Listening Skills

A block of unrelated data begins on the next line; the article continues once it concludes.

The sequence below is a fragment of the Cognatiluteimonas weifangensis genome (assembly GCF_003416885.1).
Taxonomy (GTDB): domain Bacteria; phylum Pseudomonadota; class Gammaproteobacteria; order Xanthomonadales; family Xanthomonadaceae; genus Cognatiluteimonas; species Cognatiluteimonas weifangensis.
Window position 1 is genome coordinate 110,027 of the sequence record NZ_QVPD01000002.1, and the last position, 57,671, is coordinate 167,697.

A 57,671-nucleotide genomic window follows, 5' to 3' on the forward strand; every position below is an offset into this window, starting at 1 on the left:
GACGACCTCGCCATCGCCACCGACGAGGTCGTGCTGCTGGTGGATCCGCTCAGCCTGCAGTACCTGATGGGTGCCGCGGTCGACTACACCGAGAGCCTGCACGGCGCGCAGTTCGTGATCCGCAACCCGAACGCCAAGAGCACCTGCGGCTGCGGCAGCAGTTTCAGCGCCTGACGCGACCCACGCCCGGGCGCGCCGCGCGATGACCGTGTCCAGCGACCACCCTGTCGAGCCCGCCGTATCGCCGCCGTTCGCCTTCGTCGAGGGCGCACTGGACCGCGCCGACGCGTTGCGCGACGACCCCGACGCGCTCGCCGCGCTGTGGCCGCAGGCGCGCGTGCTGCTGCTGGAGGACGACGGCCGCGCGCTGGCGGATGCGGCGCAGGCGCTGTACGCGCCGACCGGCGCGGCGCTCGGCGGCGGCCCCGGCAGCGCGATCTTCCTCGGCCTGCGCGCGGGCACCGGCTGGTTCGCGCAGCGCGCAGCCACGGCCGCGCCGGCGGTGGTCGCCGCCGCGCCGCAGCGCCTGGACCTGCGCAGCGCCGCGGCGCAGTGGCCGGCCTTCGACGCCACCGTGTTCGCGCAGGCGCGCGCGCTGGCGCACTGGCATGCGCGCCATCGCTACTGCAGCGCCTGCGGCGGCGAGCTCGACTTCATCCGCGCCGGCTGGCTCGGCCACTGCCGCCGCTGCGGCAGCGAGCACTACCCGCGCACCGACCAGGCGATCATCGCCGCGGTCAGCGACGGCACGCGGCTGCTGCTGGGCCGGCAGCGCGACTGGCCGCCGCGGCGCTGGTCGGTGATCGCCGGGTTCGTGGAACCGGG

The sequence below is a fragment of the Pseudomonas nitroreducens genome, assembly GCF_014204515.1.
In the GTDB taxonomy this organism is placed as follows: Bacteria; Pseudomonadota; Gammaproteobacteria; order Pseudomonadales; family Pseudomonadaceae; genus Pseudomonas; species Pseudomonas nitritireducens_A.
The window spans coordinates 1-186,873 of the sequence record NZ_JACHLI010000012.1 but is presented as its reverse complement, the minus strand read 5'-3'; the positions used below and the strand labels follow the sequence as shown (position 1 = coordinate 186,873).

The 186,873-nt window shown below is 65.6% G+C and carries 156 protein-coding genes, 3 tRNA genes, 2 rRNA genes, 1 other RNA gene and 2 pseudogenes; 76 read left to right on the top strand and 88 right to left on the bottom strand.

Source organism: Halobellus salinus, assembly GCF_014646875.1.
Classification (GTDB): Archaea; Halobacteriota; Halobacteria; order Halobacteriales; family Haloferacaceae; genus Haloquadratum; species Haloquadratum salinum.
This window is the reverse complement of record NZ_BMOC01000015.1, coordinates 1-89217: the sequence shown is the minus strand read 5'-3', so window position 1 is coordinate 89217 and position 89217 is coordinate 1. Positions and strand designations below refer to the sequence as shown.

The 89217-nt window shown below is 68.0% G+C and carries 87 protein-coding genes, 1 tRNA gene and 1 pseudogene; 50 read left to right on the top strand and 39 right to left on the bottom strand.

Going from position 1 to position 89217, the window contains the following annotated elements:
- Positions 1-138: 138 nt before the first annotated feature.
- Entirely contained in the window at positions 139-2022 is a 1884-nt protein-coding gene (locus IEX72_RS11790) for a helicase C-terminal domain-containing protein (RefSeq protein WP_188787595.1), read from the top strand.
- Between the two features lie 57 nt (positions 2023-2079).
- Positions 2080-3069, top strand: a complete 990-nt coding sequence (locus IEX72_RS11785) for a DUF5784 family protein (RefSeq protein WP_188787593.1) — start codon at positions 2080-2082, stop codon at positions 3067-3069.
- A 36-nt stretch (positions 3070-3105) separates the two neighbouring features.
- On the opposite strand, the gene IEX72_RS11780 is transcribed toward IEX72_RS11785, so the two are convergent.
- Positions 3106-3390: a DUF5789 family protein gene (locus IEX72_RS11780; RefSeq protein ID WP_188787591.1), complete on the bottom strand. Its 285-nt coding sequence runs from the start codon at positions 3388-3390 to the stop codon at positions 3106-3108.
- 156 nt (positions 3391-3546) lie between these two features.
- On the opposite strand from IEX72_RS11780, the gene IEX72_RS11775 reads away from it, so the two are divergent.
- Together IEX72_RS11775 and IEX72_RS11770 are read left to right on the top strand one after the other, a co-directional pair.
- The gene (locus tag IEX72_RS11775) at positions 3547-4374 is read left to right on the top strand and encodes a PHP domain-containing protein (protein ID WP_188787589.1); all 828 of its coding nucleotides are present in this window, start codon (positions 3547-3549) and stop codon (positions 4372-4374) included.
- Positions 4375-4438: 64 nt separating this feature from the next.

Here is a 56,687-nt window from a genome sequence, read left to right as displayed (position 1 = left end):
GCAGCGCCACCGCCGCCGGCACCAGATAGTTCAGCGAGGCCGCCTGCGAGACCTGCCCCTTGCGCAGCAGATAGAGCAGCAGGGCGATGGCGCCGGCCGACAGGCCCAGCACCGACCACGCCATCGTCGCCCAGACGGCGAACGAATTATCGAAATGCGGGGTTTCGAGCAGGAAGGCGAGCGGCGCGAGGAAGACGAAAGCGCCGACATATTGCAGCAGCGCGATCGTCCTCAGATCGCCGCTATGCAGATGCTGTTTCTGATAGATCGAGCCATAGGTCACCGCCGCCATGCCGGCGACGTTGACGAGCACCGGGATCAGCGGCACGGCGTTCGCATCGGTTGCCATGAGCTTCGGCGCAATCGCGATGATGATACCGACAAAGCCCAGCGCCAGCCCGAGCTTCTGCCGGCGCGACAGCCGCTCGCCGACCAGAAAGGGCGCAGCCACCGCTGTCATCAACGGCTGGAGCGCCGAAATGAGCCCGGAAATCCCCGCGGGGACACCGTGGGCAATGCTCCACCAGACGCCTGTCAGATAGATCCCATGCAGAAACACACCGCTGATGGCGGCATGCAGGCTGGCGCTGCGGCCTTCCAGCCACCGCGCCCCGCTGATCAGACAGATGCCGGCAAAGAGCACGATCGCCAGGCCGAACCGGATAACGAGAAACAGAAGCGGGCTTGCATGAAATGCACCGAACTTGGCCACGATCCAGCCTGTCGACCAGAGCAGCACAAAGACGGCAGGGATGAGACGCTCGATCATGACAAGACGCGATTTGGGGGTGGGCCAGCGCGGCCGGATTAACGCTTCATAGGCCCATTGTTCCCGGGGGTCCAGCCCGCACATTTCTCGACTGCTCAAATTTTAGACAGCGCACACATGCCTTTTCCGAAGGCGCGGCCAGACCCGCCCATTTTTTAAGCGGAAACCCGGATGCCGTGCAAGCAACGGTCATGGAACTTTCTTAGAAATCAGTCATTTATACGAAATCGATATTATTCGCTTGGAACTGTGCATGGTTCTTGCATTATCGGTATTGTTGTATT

At a recent business seminar, the topic for discussion was listening skills. To me, this is an early learning skill that is developed before the elementary school years begin. However, it became obvious that corporate America is experiencing a plethora of employees unable to grasp concepts due to lack of listening skills! Most every suggestion made at this seminar is one used for early childhood development. Much of this can be accomplished at home in the early years of your child’s development. How? By planning activities which will require attention. Don’t fret; these are much simpler than you are imagining. First, try normal tasks, such as making up your bed. Set your child in front of you as you work and “talk through” the task. Most toddlers want adults to be talking to them. They are fascinated by what adults do, so talk them through some of your activities. Second, plan an activity each day which allows your child an opportunity to participate in attention practice. Reading a book (at his level) is great, but try injecting attention activities like asking the child to point to the chicken when you get to that page. Or ask him to be looking for a certain word, picture, or page number, and to let you know when the two of you have arrived at that point. This same activity can be used when watching a video or television program or while Dad fixes the car. Even the youngest toddler can have scavenger hunts. Go for walks with attention activities in mind. If your child is old enough, make a small list of items for him to spot while on the walk. He might make a check beside each item when it is found; he might just have a set phrase (“I found it”) to say. Children love to help their parents, especially if they are made to feel that they are needed. Attention activities can be used here also. When you unload the dishwasher, ask the child to identify what he is handing you and even indicate to you where is it usually stored in the kitchen. Match lids to pots; like items by type, color, or size as you unload. This same idea can be used in almost every household activity, encouraging your child to pay attention to the activity as well as the details. And don’t forget, when it is time to put his things away, the child can do so by groupings of color, size, etc.